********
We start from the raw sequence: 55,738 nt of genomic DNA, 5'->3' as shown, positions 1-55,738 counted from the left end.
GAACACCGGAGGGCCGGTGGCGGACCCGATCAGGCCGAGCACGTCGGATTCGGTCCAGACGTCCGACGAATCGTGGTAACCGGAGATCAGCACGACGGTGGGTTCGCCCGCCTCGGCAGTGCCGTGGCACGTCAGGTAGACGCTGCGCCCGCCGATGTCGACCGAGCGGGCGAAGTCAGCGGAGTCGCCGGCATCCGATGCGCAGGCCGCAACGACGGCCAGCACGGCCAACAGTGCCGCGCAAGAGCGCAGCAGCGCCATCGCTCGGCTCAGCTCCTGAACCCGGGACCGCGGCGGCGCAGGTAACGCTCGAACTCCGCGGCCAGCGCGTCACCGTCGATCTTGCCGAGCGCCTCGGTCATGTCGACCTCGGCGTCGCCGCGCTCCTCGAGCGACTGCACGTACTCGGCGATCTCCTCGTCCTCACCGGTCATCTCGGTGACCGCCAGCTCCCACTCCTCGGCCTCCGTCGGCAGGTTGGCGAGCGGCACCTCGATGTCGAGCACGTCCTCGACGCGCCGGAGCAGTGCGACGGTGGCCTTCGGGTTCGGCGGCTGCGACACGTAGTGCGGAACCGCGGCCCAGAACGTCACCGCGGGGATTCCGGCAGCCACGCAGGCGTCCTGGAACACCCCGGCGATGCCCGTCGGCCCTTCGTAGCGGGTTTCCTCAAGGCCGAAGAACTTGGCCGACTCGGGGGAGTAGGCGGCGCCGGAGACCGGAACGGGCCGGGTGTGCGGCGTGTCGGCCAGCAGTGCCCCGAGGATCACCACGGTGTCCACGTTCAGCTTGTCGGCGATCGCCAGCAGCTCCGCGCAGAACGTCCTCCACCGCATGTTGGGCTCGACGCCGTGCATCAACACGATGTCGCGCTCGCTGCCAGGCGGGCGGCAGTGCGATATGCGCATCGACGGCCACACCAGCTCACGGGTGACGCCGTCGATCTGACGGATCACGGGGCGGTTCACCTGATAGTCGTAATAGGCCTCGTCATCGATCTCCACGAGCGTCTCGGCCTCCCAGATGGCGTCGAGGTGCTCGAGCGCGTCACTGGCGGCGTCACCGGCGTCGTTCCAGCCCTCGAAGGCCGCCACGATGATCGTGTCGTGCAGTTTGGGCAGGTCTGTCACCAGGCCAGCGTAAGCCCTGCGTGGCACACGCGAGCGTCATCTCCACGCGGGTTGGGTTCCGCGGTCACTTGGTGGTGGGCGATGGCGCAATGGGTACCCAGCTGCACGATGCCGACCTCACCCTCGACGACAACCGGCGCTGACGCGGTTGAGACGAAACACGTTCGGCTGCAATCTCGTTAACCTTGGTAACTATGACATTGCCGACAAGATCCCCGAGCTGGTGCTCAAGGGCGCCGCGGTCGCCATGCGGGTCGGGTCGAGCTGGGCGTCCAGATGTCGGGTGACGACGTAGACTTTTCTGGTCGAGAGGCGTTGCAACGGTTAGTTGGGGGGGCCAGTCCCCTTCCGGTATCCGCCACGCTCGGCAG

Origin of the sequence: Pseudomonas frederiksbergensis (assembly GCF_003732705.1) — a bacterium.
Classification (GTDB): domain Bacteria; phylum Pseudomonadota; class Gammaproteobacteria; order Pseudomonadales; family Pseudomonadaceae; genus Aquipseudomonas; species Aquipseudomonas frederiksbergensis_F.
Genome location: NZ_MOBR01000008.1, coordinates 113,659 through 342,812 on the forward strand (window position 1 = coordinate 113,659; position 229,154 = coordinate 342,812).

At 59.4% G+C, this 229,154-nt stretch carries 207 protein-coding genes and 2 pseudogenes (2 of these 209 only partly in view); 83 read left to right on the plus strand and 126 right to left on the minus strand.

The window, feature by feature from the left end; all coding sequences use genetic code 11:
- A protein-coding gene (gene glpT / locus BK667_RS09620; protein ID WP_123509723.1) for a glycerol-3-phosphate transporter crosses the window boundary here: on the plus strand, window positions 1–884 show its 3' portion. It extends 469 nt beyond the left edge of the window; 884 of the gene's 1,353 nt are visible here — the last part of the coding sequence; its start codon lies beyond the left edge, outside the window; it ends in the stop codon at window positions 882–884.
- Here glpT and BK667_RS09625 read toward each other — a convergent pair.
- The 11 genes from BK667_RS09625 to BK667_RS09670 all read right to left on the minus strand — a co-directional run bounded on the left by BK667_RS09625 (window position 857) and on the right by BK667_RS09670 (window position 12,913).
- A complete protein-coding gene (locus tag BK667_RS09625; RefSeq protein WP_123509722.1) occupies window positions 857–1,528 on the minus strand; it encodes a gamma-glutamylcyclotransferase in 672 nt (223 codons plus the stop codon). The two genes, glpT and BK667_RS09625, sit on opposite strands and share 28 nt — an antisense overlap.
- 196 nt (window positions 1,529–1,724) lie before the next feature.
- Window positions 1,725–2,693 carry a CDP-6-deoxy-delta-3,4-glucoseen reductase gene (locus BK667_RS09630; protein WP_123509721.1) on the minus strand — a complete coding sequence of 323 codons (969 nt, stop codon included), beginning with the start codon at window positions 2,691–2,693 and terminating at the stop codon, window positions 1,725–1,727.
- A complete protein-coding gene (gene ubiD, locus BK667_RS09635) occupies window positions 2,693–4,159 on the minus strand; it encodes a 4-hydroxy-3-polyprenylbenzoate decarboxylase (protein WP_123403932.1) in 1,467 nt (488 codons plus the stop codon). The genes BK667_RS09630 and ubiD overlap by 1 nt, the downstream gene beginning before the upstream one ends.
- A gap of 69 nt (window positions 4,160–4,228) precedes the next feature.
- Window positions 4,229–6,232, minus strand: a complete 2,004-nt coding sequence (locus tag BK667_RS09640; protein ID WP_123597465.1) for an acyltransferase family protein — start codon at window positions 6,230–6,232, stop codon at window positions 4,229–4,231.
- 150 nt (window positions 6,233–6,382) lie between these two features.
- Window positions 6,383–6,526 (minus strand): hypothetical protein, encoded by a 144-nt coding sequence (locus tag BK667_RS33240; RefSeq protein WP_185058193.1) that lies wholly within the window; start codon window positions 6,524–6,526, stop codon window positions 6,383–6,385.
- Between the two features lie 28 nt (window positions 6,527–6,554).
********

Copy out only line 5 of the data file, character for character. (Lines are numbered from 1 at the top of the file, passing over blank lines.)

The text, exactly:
Genome location: NZ_MOBR01000008.1, coordinates 113,659 through 342,812 on the forward strand (window position 1 = coordinate 113,659; position 229,154 = coordinate 342,812).